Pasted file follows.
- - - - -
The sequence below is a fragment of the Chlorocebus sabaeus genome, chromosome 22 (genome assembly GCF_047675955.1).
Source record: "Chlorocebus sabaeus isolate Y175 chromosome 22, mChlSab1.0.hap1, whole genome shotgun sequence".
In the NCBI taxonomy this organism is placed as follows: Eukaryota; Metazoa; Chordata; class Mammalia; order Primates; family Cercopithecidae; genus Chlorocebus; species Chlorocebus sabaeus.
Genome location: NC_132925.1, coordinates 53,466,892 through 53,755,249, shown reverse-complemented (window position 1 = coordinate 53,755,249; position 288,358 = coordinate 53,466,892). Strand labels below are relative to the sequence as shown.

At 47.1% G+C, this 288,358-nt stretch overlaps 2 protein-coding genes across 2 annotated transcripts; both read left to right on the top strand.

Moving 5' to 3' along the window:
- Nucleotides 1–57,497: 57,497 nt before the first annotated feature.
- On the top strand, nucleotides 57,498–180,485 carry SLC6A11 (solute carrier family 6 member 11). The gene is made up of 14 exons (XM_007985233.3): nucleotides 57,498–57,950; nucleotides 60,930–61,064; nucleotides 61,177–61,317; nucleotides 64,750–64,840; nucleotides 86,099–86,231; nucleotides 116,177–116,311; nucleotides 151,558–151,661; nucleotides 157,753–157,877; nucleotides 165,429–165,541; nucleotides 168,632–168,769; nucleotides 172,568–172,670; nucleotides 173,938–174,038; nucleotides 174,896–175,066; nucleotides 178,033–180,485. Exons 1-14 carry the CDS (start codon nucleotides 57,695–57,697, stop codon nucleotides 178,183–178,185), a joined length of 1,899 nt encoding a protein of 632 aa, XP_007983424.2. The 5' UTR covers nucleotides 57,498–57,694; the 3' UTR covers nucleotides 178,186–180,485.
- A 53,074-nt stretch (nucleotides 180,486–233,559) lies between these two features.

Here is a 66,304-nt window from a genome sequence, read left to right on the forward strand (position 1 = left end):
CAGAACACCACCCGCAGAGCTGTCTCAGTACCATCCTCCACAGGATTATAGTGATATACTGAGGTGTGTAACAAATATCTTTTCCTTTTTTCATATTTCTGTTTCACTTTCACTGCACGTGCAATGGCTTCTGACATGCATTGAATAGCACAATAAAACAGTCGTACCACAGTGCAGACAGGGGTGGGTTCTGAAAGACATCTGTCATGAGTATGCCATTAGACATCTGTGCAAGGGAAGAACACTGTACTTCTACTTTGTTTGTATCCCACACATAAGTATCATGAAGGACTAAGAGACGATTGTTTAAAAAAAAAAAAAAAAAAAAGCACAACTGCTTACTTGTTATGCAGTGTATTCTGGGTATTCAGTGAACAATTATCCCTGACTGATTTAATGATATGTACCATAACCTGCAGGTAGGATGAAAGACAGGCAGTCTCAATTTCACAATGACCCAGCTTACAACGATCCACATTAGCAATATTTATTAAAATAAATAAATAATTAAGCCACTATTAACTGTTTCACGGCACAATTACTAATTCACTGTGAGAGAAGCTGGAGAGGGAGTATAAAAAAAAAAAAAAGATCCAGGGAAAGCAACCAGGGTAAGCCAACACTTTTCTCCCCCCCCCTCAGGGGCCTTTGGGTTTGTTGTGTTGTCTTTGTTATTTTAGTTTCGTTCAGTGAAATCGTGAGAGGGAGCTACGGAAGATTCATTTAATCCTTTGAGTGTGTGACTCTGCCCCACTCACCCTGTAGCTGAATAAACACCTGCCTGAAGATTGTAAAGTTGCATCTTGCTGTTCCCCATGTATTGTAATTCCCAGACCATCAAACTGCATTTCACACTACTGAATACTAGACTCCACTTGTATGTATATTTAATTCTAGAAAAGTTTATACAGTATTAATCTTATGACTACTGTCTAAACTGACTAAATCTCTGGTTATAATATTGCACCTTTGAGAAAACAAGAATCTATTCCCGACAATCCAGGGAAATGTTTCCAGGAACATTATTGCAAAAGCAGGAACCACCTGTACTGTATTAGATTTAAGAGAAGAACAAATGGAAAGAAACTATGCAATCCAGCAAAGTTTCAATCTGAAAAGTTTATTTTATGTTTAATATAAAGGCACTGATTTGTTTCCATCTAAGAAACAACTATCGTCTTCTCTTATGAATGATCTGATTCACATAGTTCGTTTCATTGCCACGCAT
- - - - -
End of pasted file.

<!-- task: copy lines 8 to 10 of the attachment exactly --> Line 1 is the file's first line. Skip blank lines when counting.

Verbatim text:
- On the top strand, nucleotides 57,498–180,485 carry SLC6A11 (solute carrier family 6 member 11). The gene is made up of 14 exons (XM_007985233.3): nucleotides 57,498–57,950; nucleotides 60,930–61,064; nucleotides 61,177–61,317; nucleotides 64,750–64,840; nucleotides 86,099–86,231; nucleotides 116,177–116,311; nucleotides 151,558–151,661; nucleotides 157,753–157,877; nucleotides 165,429–165,541; nucleotides 168,632–168,769; nucleotides 172,568–172,670; nucleotides 173,938–174,038; nucleotides 174,896–175,066; nucleotides 178,033–180,485. Exons 1-14 carry the CDS (start codon nucleotides 57,695–57,697, stop codon nucleotides 178,183–178,185), a joined length of 1,899 nt encoding a protein of 632 aa, XP_007983424.2. The 5' UTR covers nucleotides 57,498–57,694; the 3' UTR covers nucleotides 178,186–180,485.
- A 53,074-nt stretch (nucleotides 180,486–233,559) lies between these two features.

Here is a 66,304-nt window from a genome sequence, read left to right on the forward strand (position 1 = left end):